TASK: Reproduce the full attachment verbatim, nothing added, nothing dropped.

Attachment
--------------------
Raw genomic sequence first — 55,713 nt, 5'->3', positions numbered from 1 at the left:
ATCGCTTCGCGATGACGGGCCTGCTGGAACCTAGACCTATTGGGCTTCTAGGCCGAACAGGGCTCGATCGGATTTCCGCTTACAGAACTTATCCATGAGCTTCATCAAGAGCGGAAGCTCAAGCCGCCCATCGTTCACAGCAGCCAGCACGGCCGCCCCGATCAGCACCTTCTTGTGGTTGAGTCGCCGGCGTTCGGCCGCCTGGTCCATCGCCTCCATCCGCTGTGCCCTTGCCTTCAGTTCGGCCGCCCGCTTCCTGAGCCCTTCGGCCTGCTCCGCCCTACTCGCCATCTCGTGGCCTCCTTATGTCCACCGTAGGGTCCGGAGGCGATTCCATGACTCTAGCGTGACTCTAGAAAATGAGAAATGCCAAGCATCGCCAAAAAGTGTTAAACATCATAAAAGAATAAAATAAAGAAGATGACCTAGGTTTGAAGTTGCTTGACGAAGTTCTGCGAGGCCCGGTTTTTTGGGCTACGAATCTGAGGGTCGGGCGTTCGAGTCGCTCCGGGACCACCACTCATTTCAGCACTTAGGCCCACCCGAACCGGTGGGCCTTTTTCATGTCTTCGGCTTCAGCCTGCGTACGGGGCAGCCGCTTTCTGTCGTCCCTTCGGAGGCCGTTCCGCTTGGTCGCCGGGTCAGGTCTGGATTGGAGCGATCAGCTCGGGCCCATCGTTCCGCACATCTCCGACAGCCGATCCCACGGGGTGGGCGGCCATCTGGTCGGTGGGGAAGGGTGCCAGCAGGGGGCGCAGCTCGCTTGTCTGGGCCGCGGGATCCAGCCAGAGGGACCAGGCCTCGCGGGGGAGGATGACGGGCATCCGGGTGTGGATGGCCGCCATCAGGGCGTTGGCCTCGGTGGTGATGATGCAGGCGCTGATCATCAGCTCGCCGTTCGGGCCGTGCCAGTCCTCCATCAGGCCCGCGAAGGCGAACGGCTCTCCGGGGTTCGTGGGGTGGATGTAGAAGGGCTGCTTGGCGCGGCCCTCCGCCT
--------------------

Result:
Raw genomic sequence first — 55,713 nt, 5'->3', positions numbered from 1 at the left:
ATCGCTTCGCGATGACGGGCCTGCTGGAACCTAGACCTATTGGGCTTCTAGGCCGAACAGGGCTCGATCGGATTTCCGCTTACAGAACTTATCCATGAGCTTCATCAAGAGCGGAAGCTCAAGCCGCCCATCGTTCACAGCAGCCAGCACGGCCGCCCCGATCAGCACCTTCTTGTGGTTGAGTCGCCGGCGTTCGGCCGCCTGGTCCATCGCCTCCATCCGCTGTGCCCTTGCCTTCAGTTCGGCCGCCCGCTTCCTGAGCCCTTCGGCCTGCTCCGCCCTACTCGCCATCTCGTGGCCTCCTTATGTCCACCGTAGGGTCCGGAGGCGATTCCATGACTCTAGCGTGACTCTAGAAAATGAGAAATGCCAAGCATCGCCAAAAAGTGTTAAACATCATAAAAGAATAAAATAAAGAAGATGACCTAGGTTTGAAGTTGCTTGACGAAGTTCTGCGAGGCCCGGTTTTTTGGGCTACGAATCTGAGGGTCGGGCGTTCGAGTCGCTCCGGGACCACCACTCATTTCAGCACTTAGGCCCACCCGAACCGGTGGGCCTTTTTCATGTCTTCGGCTTCAGCCTGCGTACGGGGCAGCCGCTTTCTGTCGTCCCTTCGGAGGCCGTTCCGCTTGGTCGCCGGGTCAGGTCTGGATTGGAGCGATCAGCTCGGGCCCATCGTTCCGCACATCTCCGACAGCCGATCCCACGGGGTGGGCGGCCATCTGGTCGGTGGGGAAGGGTGCCAGCAGGGGGCGCAGCTCGCTTGTCTGGGCCGCGGGATCCAGCCAGAGGGACCAGGCCTCGCGGGGGAGGATGACGGGCATCCGGGTGTGGATGGCCGCCATCAGGGCGTTGGCCTCGGTGGTGATGATGCAGGCGCTGATCATCAGCTCGCCGTTCGGGCCGTGCCAGTCCTCCATCAGGCCCGCGAAGGCGAACGGCTCTCCGGGGTTCGTGGGGTGGATGTAGAAGGGCTGCTTGGCGCGGCCCTCCGCCT